So, continuing on to the Belhaven, NC Control, 666km into this event I decided I was officially going to DNF, call it a day and tell Chris to continue on. So as we pulled in, Chris let me know he was going to DNF …. so after a couple of minutes I let Chris know that I personally had made the same decision just earlier on and that he WAS NOT the reason why. One of the Organizer’s was there, so we let him know, loaded our gear onto his vehicle, shook hands with the 3 Randonneurs left at the Control and wished them all well.  Chris had a physical reason why and I had just lost interest in finishing.

Chris, the ride Organizer and I headed out to the next Controls before stopping at the Sleep Control in New Bern, NC. The Organizer told us a Great story about this female Canadian Randonneur named Liz who finished three 1200km events in 2013 with the last one being the Taste of Carolina and that it had twice as much climbing and stronger winds then this one. After a half hour or so, I asked if her last name was Overduin, then wondered if I could hide in the trunk!

You’re famous Liz!

This is my only DNF in 20 years of Randonneuring, but I am 54yrs old and know what’s important in life. I will continue Randonneuring when I know that my family has no issues during these incredible rides!


Big Bay 200 & Bowle Buster 300

Ride report from Carey Chappelle:

Unbelievable Week-End! Huron Chapter hosted the Big Bay 200 and the Bowle Buster 300 this past week-end. Six Randonneurs successfully completed the Big Bay 200, they are Carey Chappelle, Chris Cossonnet, Con Melady, Terry Payne, Johnathon Syroid and Robert Woodhouse (likes to go by Woody rather than Robert!).


During the 200, 5 of the 6 Randonneurs hoped to participate in the next day’s Bowle Buster 300. By the end of the 200, Terry’s pain made it clear he wouldn’t be joining us and he left for home after dinner at the infamous Elk and Finch in Southampton. He described the accident he was involved in, last year on his bicycle … flying over the window of a Yellow Volkswagen Beetle and landing in front of an 18 wheeler and after the 18th wheel went over him he was so angry with the comments made by the Beetle owner got up to simply let him have it!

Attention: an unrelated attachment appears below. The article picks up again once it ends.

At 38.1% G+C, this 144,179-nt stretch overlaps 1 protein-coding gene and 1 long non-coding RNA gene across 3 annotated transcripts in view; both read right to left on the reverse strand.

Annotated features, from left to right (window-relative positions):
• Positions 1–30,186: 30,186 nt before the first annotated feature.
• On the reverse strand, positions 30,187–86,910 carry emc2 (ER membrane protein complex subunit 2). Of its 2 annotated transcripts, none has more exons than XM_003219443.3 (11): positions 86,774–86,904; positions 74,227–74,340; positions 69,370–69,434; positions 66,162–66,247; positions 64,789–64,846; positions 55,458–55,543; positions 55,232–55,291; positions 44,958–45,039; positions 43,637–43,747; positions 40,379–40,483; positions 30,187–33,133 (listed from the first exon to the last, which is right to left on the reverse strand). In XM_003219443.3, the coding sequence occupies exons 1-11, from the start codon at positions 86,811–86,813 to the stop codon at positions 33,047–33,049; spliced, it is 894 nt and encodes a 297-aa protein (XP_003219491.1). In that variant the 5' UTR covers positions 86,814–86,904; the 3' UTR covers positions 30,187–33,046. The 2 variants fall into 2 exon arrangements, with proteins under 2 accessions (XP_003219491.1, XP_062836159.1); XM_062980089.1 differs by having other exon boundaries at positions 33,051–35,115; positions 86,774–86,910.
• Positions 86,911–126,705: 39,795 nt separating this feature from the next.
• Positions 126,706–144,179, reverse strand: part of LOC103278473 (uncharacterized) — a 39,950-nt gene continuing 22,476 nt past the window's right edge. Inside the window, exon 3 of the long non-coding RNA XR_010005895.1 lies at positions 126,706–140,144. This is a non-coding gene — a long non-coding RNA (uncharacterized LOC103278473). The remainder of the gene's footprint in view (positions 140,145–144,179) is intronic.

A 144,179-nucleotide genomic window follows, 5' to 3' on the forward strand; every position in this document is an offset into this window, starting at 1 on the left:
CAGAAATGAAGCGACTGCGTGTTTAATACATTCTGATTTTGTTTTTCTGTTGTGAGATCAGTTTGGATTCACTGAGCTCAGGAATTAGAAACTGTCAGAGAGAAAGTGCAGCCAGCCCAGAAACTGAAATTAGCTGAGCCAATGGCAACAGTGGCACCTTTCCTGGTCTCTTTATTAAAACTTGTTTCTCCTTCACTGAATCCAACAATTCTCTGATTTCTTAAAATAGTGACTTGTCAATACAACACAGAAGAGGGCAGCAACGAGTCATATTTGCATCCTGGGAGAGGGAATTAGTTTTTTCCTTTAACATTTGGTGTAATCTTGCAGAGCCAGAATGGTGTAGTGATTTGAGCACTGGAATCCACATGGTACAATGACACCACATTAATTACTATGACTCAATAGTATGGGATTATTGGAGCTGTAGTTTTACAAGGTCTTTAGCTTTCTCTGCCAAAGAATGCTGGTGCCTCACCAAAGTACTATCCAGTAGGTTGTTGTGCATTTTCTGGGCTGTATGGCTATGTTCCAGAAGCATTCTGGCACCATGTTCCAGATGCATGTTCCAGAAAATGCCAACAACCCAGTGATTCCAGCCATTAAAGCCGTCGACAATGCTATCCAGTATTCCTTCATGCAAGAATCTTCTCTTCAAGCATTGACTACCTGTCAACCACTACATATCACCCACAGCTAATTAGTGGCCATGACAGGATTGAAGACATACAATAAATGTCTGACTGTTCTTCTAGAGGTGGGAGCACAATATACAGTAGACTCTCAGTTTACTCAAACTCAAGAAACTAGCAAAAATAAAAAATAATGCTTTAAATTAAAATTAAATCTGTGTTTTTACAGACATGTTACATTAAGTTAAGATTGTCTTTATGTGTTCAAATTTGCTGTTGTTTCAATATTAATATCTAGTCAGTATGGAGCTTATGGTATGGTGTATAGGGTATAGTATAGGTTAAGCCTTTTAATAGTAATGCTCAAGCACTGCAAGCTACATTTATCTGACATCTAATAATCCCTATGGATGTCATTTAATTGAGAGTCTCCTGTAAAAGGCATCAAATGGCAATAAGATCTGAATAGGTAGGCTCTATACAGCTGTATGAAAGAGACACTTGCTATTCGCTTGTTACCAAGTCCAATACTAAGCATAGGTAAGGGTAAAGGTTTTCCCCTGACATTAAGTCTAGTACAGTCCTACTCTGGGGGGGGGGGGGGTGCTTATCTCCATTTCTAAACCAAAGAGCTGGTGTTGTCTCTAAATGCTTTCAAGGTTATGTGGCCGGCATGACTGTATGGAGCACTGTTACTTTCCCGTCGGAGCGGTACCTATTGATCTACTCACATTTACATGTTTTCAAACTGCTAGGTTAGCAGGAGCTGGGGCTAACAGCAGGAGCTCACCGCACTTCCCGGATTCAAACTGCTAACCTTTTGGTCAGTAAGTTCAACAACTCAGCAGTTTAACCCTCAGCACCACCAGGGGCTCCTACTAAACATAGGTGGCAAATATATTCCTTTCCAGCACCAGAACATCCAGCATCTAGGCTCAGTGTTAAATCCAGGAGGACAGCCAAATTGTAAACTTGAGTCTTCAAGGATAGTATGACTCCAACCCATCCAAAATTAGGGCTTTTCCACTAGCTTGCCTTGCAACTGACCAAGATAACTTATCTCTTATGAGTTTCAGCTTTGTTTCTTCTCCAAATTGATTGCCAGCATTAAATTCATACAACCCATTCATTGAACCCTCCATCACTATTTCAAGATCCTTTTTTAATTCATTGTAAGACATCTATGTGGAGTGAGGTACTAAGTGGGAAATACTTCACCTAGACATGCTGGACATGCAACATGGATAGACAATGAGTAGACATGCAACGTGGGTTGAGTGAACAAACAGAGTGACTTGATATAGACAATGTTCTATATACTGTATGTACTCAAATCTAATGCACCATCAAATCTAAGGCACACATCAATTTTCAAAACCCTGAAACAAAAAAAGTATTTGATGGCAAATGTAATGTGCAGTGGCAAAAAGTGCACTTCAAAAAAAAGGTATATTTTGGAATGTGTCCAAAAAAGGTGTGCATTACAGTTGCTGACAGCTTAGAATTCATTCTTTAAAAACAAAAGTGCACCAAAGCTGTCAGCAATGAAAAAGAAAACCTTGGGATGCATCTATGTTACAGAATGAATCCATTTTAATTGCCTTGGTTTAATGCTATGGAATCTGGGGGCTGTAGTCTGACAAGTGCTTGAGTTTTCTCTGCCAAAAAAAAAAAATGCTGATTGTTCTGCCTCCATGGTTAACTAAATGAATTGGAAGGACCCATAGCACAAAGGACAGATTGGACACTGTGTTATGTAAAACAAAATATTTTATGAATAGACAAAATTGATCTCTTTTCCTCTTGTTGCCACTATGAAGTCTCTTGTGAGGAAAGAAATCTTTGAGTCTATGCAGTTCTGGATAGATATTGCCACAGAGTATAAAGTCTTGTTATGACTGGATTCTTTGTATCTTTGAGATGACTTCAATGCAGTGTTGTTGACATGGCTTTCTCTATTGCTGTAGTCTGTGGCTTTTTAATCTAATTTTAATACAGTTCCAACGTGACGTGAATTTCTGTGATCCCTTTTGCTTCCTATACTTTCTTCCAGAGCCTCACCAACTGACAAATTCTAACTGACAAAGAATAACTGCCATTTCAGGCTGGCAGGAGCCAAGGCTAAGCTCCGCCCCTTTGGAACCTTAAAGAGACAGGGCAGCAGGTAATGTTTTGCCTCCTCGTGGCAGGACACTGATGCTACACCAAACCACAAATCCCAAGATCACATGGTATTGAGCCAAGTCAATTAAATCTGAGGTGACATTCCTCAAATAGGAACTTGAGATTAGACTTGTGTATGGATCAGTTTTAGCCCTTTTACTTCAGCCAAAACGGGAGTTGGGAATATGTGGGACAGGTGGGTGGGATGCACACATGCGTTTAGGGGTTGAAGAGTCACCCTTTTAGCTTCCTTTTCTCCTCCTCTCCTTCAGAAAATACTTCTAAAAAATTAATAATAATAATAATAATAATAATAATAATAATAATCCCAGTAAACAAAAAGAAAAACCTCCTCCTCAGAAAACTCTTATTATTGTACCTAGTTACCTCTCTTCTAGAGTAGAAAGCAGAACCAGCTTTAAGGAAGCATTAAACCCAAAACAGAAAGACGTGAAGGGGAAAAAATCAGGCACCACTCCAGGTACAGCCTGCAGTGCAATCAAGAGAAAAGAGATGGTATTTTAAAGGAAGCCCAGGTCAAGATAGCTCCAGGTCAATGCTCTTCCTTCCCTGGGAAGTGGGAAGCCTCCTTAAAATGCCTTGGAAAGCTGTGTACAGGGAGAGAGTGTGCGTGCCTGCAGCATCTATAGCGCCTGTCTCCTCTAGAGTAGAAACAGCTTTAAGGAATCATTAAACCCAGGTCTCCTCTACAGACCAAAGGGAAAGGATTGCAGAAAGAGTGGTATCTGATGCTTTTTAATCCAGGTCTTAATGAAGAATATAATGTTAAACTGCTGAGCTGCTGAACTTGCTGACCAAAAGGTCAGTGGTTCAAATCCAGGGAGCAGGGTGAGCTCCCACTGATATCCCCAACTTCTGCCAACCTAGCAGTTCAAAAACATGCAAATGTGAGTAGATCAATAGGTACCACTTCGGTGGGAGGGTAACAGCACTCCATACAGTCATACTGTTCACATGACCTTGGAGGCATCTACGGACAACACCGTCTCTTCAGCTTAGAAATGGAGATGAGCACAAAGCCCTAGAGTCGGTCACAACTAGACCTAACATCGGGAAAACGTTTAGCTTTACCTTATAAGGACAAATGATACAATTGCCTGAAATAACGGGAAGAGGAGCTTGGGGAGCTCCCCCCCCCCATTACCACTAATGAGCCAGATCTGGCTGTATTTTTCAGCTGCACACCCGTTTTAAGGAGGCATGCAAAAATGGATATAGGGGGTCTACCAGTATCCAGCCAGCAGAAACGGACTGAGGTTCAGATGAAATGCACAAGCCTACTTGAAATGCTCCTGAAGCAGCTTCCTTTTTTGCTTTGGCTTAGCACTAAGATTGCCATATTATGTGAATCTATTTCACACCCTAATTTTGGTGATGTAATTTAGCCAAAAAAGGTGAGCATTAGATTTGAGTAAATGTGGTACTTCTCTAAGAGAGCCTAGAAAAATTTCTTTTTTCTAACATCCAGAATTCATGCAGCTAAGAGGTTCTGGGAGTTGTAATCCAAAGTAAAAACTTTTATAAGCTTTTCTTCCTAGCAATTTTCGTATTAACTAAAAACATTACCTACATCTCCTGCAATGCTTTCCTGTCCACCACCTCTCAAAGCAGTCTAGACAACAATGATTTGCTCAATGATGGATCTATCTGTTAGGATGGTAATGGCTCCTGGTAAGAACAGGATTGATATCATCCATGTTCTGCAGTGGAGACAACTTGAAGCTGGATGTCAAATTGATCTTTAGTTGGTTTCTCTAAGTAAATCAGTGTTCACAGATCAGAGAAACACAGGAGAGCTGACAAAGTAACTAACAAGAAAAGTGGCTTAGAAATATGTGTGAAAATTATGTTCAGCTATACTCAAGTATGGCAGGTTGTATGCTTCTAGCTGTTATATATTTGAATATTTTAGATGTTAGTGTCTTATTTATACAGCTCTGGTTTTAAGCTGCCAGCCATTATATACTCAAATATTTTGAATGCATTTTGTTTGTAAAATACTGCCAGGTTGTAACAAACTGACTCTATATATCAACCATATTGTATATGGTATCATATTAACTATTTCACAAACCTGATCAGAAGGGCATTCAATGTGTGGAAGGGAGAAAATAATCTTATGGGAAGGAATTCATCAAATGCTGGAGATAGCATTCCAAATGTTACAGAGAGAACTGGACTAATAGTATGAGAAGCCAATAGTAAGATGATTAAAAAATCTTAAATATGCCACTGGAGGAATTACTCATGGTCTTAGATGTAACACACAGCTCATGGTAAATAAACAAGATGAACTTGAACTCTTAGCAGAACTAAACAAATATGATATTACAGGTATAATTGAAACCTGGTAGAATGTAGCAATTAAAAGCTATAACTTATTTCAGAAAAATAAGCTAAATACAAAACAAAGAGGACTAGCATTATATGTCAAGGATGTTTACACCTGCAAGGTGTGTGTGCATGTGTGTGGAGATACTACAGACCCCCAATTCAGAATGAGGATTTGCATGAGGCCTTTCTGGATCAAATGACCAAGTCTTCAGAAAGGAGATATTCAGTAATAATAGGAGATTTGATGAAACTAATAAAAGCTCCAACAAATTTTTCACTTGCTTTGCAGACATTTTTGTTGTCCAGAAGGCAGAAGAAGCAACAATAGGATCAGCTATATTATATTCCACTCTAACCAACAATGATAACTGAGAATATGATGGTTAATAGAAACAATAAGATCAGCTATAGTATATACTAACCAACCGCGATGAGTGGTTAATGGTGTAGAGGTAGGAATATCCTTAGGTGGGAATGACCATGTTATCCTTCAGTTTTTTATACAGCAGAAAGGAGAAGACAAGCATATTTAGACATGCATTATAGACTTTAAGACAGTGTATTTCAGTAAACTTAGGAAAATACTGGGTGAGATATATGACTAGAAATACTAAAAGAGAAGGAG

Johnathon rode with everyone up to Chatsworth, then pulled back and continued to be only a half hour behind everyone else at the finish. He had mentioned he would join us for dinner at the Elk … but he arrived a half hour later than the rest of us and we watched him limp up the stairs just to give us his Control Card. Said he loved the ride but experienced some right leg PAIN …none of us would have been able to climb those stairs if we were in his condition. Great accomplishment Johnathon!


Friday night, Woody, Chris and myself went to bed around 9pm, tired from the 200 we just accomplished and knew we needed a good night’s sleep before attempting the Bowle Buster 300.  At 10:30pm, my wife wakes me up and hands me the phone. I discussed Outage issues with a Bruce Power Manager for half an hour before getting back to sleep. At 02:30hrs, my wife wakes me up again … she had been chatting with my daughter on the cell phone and suddenly had no contact … she was heading to Toronto to find her. She had a shower and I got dressed to join her. Then we decided to call the Condo where Erika lived and were confirmed by Security that she had arrived at 02:06am. NO LONGER AN ISSUE. So, back to bed I went. 0530hrs came quickly, Chris, Woody and myself were on the road by 0700hrs. Saturday was much better then Friday weather wise! Blue Sky and sunshine! We all stopped in Hanover for Cappuccinos, Tea and some snacks then headed out after putting on some of Woody’s Sun protection. 10km later … Chris’s knee pain was OBVIOUS! We stopped and Chris decided to call it a day, wanting his issue to be resolved before our 1200km event next week. Hope everything works out buddy!